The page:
Part X – Conclusion
Part X describes the perpetual fraud on the Supreme Court that exists today, how the Administration misjudged the states willingness to set up exchanges and why the facts in the case dictate that the Supreme Court should rule unanimously in King v. Burwell that the ACA is null and void. One schedule is attached to Part X.
ACA is Null and Void Part IX Right of Free Speech and Right to Financial Information Have Been Violated
Part IX – Right of Free Speech and Right to Financial Information Have Been Violated
Part IX describes how the right of free speech and the right to financial information have been violated. It reviews important history prior to the Constitutional Convention that has been left out of legal discussions regarding the Statement and Account Clause and the Appropriations Clauses.
Part VIII – The Financial Status of Medicaid Pre- & Post-ACA
Part VIII describes the size and scope of the nation’s Medicaid program before and after passage of the ACA.
Part VII – The Financial Status of the Nation and Social Insurance Post-ACA
This Part provides a description of the financial status of the nation and Medicare post-enactment of the ACA. Eight schedules are attached to Part VII.
Part VI – The Financial Status of the Nation and Social Insurance Pre-ACA
This Part provides an overview of Medicare and describes the financial status of the nation and social insurance programs pre-enactment of the ACA. Seven schedules are attached to Part VI.
Part V – State Governments’ Fraudulent Financial Reporting and Cover-up
Part V reviews the details of the state governments’ fraudulent financial reporting as well as their efforts to cover-up the fraud.
Part IV – Federal Government’s Cover-up
Part IV reviews the federal government’s extensive efforts to cover-up its fraud.
Part III – Federal Government’s Fraudulent Financial Reporting
Part III reviews the details of the federal government’s fraudulent financial reporting. The fraud is primarily based on the creation of a different definition of a “liability” for financial reporting purposes than for Appropriations law purposes. However, it also entails creating accounting rules that require that legal obligations for Appropriations law purposes that are not a “liability” as defined for financial reporting purposes shall not be recorded in the government’s financial statements.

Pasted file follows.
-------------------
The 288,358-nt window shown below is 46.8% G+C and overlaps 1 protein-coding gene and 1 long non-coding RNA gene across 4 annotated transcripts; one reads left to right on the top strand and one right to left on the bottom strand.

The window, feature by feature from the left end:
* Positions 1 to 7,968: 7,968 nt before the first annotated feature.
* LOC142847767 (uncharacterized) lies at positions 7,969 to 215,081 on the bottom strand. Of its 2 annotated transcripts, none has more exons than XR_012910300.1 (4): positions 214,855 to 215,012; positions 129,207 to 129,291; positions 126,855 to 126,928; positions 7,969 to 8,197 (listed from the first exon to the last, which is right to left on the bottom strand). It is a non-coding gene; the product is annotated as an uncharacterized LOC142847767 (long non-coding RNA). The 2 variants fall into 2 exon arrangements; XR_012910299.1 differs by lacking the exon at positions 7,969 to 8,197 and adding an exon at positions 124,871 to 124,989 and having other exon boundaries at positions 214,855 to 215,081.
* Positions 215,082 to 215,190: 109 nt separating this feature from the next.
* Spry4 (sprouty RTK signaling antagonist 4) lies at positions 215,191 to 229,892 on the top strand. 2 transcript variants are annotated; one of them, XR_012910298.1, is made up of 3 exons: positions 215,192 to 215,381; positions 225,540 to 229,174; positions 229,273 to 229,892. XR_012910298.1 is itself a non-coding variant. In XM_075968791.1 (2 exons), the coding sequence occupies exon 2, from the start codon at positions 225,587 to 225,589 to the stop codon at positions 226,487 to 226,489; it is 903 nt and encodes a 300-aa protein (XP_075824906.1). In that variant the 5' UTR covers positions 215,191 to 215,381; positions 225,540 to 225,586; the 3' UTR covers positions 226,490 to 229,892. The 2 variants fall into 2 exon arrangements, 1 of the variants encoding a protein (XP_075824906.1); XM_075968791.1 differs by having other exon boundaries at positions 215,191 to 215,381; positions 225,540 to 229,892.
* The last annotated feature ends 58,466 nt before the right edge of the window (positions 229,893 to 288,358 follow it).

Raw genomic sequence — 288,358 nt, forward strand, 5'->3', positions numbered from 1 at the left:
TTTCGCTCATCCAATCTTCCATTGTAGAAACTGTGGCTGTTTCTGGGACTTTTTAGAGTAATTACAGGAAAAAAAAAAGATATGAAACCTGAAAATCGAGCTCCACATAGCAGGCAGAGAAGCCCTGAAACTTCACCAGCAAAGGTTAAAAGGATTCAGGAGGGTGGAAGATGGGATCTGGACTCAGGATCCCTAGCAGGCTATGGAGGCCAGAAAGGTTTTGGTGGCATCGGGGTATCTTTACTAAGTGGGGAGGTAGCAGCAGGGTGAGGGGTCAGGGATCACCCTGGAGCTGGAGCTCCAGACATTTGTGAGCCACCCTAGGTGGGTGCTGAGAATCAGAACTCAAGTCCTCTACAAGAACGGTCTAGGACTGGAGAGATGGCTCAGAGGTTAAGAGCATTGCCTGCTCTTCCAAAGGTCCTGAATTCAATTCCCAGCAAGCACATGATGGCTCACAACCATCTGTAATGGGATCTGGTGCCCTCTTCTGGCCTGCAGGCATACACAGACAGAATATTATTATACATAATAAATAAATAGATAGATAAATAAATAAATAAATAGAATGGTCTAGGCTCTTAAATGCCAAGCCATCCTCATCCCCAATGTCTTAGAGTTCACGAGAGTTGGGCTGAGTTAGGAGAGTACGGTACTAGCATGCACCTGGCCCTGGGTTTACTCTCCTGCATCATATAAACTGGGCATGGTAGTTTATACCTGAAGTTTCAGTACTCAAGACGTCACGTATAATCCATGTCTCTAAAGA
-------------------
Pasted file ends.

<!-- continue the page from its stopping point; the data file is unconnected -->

Part II – Fraudulent State & Federal Financial Reporting – Summary of Arguments
Part II lays out the arguments describing how and why state and federal government’s financial statements are fraudulent and violate the antifraud provisions of the nation’s securities laws and/or the Statement and Account and Appropriations Clauses of the U.S. Constitution.
- Eugene P. and Delia S. Murphy Conference on Corporate Law
- Representation Without Accountability?
- Business Law Practitioners Series – Fall 2011
- The Philosophy and Practice of Disclosure
- BLPS – Rory Cutaia ’85
- The Looming Problems of The Bureau of Consumer Financial Protection
- Financial Reform Legislation: There Ought To Be A Law, But Is This It?
News & Events
- Business Law Practitioners Series Program for Students (4/14/2015)
- Judging Statutes: A Book Talk with The Honorable Robert A. Katzmann (4/13/2015)
- Comparative Corporate Governance Distinguished Lecture (4/8/2015)
- Raising Your First Million: How You Turn Your Idea Into a Company (4/1/2015)
- Third Annual Fred Dunbar Memorial Lecture in Law and Economics (3/31/2015)
- New: International Relations Theories and International Law May 17, 2015This post appeared first on Fordham Corporate Law BlogThis brief essay describes the main approaches to explaining international relations and how they might be useful in understanding international law. As used in academic discourse in the United States, international relations (IR) theory is a sub-field of political science that applies the methods of modern social […]Thomas H. Lee
- REVISION: Principal Costs May 5, 2015This post appeared first on Fordham Corporate Law BlogThis Article offers a new theory of the optimal division of control between investors and managers in a business firm. We argue that the optimal division of control minimizes the sum of agency costs and what we call principal costs. Principal costs arise when investors exercise control […]Richard C. Squire
- REVISION: The Artificial Collective-Action Problem in Lawsuits Against Insured Defendants April 30, 2015This post appeared first on Fordham Corporate Law BlogIn lawsuits against defendants covered by liability insurance, the parties negotiate toward a single settlement amount that collectively binds the plaintiff and all defense-side parties (the defendant and its liability insurer). This settlement method produces a collective-action problem whenever the trial outcome is uncertain and the potential […]Richard C. Squire
Highlights From Previous Books
THE BEHAVIORAL PARADOX: WHY INVESTOR IRRATIONALITY CALLS FOR LIGHTER AND SIMPLER FINANCIAL REGULATION
It is widely believed that behavioral economics justifies more intrusive regulation of financial markets, because people are not fully rational and need to be protected from their quirks. This Article challenges that belief. Firstly, insofar as people can be helped to make better choices, that goal can usually be achieved through light-touch regulations. Secondly, faulty […]